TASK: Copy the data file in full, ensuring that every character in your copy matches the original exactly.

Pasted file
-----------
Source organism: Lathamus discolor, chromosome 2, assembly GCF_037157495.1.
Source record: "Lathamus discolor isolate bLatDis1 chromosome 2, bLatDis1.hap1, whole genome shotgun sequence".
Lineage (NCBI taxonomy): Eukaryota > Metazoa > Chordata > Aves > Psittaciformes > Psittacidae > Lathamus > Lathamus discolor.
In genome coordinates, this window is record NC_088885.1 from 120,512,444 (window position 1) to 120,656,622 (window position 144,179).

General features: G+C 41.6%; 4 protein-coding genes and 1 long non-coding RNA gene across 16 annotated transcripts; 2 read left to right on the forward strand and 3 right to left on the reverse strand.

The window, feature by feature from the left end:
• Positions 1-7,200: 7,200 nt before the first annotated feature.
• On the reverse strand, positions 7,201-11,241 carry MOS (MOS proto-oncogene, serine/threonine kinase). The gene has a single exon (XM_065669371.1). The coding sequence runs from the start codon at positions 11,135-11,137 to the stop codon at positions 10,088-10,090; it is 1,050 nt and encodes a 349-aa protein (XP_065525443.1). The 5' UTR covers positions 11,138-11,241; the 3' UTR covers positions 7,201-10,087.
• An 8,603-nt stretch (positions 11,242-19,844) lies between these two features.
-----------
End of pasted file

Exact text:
Source organism: Lathamus discolor, chromosome 2, assembly GCF_037157495.1.
Source record: "Lathamus discolor isolate bLatDis1 chromosome 2, bLatDis1.hap1, whole genome shotgun sequence".
Lineage (NCBI taxonomy): Eukaryota > Metazoa > Chordata > Aves > Psittaciformes > Psittacidae > Lathamus > Lathamus discolor.
In genome coordinates, this window is record NC_088885.1 from 120,512,444 (window position 1) to 120,656,622 (window position 144,179).

General features: G+C 41.6%; 4 protein-coding genes and 1 long non-coding RNA gene across 16 annotated transcripts; 2 read left to right on the forward strand and 3 right to left on the reverse strand.

The window, feature by feature from the left end:
• Positions 1-7,200: 7,200 nt before the first annotated feature.
• On the reverse strand, positions 7,201-11,241 carry MOS (MOS proto-oncogene, serine/threonine kinase). The gene has a single exon (XM_065669371.1). The coding sequence runs from the start codon at positions 11,135-11,137 to the stop codon at positions 10,088-10,090; it is 1,050 nt and encodes a 349-aa protein (XP_065525443.1). The 5' UTR covers positions 11,138-11,241; the 3' UTR covers positions 7,201-10,087.
• An 8,603-nt stretch (positions 11,242-19,844) lies between these two features.